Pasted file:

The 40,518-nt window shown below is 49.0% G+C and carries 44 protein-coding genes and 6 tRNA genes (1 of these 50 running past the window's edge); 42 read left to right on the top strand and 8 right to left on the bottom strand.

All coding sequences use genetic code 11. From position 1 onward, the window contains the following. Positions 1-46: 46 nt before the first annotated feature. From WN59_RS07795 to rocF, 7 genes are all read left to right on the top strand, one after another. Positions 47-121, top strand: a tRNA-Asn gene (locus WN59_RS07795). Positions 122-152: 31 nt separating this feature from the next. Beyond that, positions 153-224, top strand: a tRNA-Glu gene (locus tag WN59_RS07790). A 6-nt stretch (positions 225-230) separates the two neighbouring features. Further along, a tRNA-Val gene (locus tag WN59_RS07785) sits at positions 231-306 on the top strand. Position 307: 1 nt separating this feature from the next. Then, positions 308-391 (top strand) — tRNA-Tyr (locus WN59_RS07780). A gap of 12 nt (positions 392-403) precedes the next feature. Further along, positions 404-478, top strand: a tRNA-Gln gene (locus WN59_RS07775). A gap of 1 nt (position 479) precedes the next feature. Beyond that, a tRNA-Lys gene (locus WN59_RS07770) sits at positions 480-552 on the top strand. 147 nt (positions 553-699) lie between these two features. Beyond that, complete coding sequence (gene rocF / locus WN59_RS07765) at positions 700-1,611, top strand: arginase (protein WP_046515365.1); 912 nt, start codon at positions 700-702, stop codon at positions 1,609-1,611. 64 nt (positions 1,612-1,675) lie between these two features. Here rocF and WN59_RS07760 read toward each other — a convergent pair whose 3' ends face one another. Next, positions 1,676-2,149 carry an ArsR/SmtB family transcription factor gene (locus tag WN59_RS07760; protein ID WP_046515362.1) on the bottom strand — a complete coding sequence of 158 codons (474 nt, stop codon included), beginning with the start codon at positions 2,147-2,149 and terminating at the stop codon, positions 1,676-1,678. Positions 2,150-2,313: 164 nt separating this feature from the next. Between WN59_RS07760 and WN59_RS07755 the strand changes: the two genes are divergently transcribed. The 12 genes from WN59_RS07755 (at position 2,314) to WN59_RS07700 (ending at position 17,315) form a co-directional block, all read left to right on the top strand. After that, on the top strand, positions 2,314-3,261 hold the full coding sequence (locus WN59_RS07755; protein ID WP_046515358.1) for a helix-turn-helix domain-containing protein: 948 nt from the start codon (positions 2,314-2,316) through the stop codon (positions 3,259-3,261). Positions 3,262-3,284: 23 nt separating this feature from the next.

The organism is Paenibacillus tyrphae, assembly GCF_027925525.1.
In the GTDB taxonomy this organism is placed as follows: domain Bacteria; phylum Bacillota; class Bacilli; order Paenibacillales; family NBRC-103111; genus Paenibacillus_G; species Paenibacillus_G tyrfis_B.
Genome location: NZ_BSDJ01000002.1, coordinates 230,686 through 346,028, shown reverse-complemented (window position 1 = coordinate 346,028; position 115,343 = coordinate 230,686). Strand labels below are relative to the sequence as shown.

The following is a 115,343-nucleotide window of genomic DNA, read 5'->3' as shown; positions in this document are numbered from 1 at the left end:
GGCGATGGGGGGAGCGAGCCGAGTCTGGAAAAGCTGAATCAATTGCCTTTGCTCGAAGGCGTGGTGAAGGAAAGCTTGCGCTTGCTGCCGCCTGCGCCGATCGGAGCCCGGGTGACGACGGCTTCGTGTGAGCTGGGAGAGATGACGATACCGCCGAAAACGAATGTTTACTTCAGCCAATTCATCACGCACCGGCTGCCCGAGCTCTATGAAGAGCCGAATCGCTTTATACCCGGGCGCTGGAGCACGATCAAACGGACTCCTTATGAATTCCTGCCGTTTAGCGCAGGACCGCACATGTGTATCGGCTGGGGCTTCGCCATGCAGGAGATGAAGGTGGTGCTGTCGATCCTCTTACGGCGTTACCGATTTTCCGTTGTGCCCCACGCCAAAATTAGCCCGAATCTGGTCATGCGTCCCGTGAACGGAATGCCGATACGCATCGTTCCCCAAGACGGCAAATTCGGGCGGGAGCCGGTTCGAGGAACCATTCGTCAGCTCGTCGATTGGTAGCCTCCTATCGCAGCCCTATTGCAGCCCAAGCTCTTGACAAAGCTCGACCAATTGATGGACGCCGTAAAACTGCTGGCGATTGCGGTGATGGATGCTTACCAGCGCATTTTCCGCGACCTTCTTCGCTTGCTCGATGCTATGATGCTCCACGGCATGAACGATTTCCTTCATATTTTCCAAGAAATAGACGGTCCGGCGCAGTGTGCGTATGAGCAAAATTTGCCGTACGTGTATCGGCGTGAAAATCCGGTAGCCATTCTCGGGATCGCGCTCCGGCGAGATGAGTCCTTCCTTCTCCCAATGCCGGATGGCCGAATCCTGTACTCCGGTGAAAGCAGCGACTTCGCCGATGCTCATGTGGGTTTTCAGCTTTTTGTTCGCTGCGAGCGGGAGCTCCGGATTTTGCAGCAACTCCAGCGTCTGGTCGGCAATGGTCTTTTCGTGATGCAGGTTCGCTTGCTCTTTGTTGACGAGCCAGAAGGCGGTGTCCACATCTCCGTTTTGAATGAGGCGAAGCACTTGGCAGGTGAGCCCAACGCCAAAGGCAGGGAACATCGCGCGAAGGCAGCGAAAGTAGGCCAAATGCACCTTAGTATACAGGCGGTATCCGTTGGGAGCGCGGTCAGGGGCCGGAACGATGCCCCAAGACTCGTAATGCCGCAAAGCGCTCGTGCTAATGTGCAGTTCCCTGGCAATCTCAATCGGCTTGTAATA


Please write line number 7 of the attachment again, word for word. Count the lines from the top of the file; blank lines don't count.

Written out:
GGCGATGGGGGGAGCGAGCCGAGTCTGGAAAAGCTGAATCAATTGCCTTTGCTCGAAGGCGTGGTGAAGGAAAGCTTGCGCTTGCTGCCGCCTGCGCCGATCGGAGCCCGGGTGACGACGGCTTCGTGTGAGCTGGGAGAGATGACGATACCGCCGAAAACGAATGTTTACTTCAGCCAATTCATCACGCACCGGCTGCCCGAGCTCTATGAAGAGCCGAATCGCTTTATACCCGGGCGCTGGAGCACGATCAAACGGACTCCTTATGAATTCCTGCCGTTTAGCGCAGGACCGCACATGTGTATCGGCTGGGGCTTCGCCATGCAGGAGATGAAGGTGGTGCTGTCGATCCTCTTACGGCGTTACCGATTTTCCGTTGTGCCCCACGCCAAAATTAGCCCGAATCTGGTCATGCGTCCCGTGAACGGAATGCCGATACGCATCGTTCCCCAAGACGGCAAATTCGGGCGGGAGCCGGTTCGAGGAACCATTCGTCAGCTCGTCGATTGGTAGCCTCCTATCGCAGCCCTATTGCAGCCCAAGCTCTTGACAAAGCTCGACCAATTGATGGACGCCGTAAAACTGCTGGCGATTGCGGTGATGGATGCTTACCAGCGCATTTTCCGCGACCTTCTTCGCTTGCTCGATGCTATGATGCTCCACGGCATGAACGATTTCCTTCATATTTTCCAAGAAATAGACGGTCCGGCGCAGTGTGCGTATGAGCAAAATTTGCCGTACGTGTATCGGCGTGAAAATCCGGTAGCCATTCTCGGGATCGCGCTCCGGCGAGATGAGTCCTTCCTTCTCCCAATGCCGGATGGCCGAATCCTGTACTCCGGTGAAAGCAGCGACTTCGCCGATGCTCATGTGGGTTTTCAGCTTTTTGTTCGCTGCGAGCGGGAGCTCCGGATTTTGCAGCAACTCCAGCGTCTGGTCGGCAATGGTCTTTTCGTGATGCAGGTTCGCTTGCTCTTTGTTGACGAGCCAGAAGGCGGTGTCCACATCTCCGTTTTGAATGAGGCGAAGCACTTGGCAGGTGAGCCCAACGCCAAAGGCAGGGAACATCGCGCGAAGGCAGCGAAAGTAGGCCAAATGCACCTTAGTATACAGGCGGTATCCGTTGGGAGCGCGGTCAGGGGCCGGAACGATGCCCCAAGACTCGTAATGCCGCAAAGCGCTCGTGCTAATGTGCAGTTCCCTGGCAATCTCAATCGGCTTGTAATA